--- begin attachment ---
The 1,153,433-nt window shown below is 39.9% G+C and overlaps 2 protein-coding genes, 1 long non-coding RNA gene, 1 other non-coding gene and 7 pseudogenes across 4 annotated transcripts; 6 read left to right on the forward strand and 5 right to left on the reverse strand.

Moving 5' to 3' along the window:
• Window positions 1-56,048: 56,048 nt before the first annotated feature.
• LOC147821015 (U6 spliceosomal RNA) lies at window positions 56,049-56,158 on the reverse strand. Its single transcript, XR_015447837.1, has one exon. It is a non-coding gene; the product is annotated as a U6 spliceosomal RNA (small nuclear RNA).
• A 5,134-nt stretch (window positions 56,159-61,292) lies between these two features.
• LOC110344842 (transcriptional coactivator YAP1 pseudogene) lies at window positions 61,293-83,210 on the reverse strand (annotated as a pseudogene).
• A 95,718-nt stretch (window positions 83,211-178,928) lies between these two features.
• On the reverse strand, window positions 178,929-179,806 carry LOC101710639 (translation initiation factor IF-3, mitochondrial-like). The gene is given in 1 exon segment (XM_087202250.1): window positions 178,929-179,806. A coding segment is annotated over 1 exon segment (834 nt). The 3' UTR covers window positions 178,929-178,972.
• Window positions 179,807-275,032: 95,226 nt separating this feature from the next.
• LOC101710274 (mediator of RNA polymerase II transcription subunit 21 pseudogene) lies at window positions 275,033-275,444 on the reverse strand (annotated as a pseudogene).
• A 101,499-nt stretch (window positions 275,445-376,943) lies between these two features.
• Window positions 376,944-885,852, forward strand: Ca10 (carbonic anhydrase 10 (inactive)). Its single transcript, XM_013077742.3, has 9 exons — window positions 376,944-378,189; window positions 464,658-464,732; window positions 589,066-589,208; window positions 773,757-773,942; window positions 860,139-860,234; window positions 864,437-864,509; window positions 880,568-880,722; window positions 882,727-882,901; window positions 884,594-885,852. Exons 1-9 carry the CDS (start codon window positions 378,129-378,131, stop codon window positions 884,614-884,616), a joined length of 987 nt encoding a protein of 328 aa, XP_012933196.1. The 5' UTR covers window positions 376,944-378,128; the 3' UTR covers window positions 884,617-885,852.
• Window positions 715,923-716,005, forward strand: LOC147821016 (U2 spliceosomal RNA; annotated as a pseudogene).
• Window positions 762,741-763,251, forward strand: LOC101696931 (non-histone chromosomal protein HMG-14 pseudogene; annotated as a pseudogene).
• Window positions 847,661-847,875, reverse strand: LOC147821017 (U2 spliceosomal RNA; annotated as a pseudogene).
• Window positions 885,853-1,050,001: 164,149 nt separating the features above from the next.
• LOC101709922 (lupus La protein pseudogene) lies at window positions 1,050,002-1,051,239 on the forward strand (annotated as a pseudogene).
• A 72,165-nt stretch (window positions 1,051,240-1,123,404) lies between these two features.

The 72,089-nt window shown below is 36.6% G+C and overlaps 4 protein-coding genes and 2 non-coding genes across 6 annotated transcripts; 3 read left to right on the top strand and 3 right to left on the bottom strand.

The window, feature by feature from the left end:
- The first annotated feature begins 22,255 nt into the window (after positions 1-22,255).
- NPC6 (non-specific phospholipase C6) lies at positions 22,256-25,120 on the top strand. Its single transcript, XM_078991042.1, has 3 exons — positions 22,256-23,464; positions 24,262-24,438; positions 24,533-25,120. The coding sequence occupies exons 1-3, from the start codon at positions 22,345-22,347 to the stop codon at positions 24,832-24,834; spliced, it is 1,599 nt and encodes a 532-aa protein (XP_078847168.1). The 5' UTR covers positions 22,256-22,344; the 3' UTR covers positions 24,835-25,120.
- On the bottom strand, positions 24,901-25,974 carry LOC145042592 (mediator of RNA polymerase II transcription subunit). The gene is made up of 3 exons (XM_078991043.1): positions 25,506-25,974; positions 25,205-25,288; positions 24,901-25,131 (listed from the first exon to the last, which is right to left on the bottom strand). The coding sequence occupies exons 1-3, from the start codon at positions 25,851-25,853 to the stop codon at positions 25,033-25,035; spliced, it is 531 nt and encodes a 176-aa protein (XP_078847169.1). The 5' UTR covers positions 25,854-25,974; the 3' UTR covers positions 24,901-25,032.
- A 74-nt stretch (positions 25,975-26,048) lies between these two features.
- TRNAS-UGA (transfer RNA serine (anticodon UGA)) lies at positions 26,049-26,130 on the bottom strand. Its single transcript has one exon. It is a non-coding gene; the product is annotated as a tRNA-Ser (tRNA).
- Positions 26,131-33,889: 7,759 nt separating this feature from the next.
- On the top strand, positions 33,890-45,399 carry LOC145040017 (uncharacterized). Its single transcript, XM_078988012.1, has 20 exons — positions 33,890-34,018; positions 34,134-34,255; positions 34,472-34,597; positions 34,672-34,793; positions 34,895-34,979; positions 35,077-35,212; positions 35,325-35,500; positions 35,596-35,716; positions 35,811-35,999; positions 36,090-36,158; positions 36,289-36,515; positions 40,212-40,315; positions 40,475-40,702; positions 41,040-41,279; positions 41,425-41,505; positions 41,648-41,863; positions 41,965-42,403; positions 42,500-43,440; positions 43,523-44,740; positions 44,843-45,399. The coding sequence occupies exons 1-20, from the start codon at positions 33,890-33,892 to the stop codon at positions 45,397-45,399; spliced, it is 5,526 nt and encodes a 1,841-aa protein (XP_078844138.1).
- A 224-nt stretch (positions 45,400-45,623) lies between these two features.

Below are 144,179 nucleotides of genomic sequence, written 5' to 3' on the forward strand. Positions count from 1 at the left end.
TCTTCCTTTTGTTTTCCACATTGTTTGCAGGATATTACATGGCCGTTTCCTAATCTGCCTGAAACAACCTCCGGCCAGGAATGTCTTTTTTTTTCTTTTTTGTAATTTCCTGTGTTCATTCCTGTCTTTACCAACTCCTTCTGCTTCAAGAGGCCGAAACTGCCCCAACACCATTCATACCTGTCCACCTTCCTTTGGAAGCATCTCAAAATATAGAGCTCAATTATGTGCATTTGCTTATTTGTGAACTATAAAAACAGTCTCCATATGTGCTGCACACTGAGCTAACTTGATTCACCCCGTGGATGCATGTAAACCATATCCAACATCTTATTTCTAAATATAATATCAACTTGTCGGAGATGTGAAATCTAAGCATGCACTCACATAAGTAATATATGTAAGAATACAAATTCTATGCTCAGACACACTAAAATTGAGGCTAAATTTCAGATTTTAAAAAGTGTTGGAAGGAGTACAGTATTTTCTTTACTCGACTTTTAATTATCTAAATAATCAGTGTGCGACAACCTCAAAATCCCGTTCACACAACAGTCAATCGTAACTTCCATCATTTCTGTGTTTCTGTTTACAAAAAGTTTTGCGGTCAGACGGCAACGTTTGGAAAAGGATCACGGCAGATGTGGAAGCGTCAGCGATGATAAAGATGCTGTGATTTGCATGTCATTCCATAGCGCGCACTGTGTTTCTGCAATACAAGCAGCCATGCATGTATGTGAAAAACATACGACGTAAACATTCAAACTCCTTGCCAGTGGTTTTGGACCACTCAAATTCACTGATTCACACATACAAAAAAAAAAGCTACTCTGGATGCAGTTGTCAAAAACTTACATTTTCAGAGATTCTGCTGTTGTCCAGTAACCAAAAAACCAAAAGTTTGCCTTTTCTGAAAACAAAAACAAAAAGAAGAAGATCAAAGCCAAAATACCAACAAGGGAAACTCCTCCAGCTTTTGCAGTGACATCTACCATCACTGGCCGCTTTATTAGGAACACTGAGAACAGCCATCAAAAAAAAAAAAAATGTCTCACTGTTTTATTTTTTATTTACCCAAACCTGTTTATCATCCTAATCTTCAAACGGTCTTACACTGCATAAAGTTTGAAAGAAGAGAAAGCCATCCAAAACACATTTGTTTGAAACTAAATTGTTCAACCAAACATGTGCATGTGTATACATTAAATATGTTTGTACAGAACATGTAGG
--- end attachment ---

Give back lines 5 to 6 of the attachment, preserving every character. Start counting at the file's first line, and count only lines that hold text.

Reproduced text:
• A 5,134-nt stretch (window positions 56,159-61,292) lies between these two features.
• LOC110344842 (transcriptional coactivator YAP1 pseudogene) lies at window positions 61,293-83,210 on the reverse strand (annotated as a pseudogene).